§7.12. Characters Following a Script

So far we've seen characters who will answer questions whenever the player feels like asking, and characters who will use some reasoning procedure to direct the conversation. There is a third option, often useful in IF with a fast-paced narrative: the character follows a conversational script, making sure to cover a series of points before the scene ends.

There are more and less tedious ways to implement this kind of scene. The worst case is one in which the player is not allowed to interrupt or ask any questions; he must merely wait until the character runs out of things to say. This can be useful and plausible in very small doses - say, two or three turns - but if the character has more information than that to impart, we may want to make the scene more interactive.

Pine 2 partly addresses this challenge: the character has a line of conversation that she wants to follow to its conclusion; we may ask questions along the way, but if we're silent, she'll take up the slack, and the scene won't end until she's done with what she has to say.

Another kind of script is a series of actions for the character to perform. Robo demonstrates a programmable robot that will observe what the player does, then try to emulate the actions later when switched into play-back mode. Robo 2 extends this capacity to allow the robot to contain fifteen different scripts which the player can store, list, run, and erase.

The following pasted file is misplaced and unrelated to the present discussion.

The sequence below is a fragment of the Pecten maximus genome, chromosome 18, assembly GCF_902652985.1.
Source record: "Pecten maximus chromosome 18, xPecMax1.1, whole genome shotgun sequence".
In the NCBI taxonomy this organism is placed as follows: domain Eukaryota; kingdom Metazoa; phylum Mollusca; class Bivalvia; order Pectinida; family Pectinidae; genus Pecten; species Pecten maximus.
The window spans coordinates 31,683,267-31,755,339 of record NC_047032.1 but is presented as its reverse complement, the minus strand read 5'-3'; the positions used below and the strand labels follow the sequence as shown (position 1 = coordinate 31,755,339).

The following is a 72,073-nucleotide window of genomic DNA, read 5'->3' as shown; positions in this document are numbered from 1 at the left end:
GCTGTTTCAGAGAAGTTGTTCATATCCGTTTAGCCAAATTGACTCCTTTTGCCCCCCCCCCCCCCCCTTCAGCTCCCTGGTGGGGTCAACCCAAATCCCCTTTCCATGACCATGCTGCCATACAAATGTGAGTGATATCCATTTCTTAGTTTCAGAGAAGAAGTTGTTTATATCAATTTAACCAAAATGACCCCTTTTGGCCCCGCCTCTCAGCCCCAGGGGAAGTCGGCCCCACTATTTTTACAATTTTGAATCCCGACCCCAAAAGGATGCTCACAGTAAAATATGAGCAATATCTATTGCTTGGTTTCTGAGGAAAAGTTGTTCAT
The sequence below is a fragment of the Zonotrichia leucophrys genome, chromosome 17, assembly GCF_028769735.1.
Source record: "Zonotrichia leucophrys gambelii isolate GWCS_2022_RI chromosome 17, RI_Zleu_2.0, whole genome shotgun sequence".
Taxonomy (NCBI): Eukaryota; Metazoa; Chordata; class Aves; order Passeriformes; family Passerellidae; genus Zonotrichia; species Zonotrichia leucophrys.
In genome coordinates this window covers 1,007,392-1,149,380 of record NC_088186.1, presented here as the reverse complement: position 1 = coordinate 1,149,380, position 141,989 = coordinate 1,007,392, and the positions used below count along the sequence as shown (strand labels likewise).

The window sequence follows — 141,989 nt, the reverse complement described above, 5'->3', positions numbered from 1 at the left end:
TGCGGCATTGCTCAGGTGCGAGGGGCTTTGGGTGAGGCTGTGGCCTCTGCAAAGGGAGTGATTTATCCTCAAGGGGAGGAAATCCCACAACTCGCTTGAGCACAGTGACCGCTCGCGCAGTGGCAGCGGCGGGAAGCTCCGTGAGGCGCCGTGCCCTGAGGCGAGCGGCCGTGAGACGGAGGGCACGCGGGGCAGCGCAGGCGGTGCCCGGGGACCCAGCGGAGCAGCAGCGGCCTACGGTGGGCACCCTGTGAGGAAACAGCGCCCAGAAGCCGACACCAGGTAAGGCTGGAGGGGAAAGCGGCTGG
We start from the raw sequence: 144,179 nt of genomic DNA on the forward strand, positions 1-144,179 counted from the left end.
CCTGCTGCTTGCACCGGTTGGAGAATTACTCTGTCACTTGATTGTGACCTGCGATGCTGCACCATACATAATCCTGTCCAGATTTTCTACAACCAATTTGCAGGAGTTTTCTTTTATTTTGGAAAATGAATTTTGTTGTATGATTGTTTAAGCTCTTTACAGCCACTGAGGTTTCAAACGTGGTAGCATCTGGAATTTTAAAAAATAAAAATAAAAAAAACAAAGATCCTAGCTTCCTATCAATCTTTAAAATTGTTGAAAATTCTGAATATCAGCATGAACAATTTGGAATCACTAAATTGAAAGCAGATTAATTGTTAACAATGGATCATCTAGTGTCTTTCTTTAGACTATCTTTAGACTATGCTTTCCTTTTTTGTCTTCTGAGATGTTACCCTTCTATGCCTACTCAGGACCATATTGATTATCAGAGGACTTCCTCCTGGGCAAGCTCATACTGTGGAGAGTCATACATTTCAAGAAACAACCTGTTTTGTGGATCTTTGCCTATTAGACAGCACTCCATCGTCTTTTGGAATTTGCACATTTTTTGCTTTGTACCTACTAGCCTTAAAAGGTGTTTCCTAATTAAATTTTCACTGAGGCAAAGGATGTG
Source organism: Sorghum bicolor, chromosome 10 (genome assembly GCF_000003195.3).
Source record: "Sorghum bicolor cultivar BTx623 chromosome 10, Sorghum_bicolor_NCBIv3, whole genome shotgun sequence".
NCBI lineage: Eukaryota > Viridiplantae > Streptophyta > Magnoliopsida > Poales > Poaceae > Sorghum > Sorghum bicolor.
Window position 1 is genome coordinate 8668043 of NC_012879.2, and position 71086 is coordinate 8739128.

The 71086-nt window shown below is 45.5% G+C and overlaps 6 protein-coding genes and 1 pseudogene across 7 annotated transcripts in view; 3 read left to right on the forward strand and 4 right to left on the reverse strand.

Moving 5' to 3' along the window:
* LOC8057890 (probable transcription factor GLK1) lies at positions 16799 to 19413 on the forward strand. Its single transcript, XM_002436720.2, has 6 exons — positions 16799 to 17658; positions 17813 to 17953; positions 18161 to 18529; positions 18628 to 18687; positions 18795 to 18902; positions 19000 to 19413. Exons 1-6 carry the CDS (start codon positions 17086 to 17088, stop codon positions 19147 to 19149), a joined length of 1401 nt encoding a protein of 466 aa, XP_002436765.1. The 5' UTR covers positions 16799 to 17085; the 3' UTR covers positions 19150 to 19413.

Your Mother Doesn't Work Here offers a character with a list of tasks but whose plans can be interrupted by more urgent demands. This verges on not being a simple script any more: if we carry the idea to its natural conclusion, we get characters capable of planning scripts for themselves to accomplish their aims. This is conventionally called "goal-seeking".

* See Goal-Seeking Characters for characters that work out plans for themselves in order to accomplish various outcomes


arrow-up.pngStart of Chapter 7: Other Characters
arrow-left.pngBack to §7.11. Character Knowledge and Reasoning
arrow-right.pngOnward to §7.13. Traveling Characters

*ExampleRobo 1
A robot which watches and records the player's actions, then tries to repeat them back in the same order when he is switched into play-back mode.

*ExampleYour Mother Doesn't Work Here
Your hard-working mother uses a list as a stack: urgent tasks are added to the end of the list, interrupting longer-term plans.

***ExamplePine 2
Pine: Adding a conversation with the princess, in which a basic set of facts must be covered before the scene is allowed to end.

***ExampleRobo 2
A robot which watches and records the player's actions, then tries to repeat them back in the same order when he is switched into play-back mode.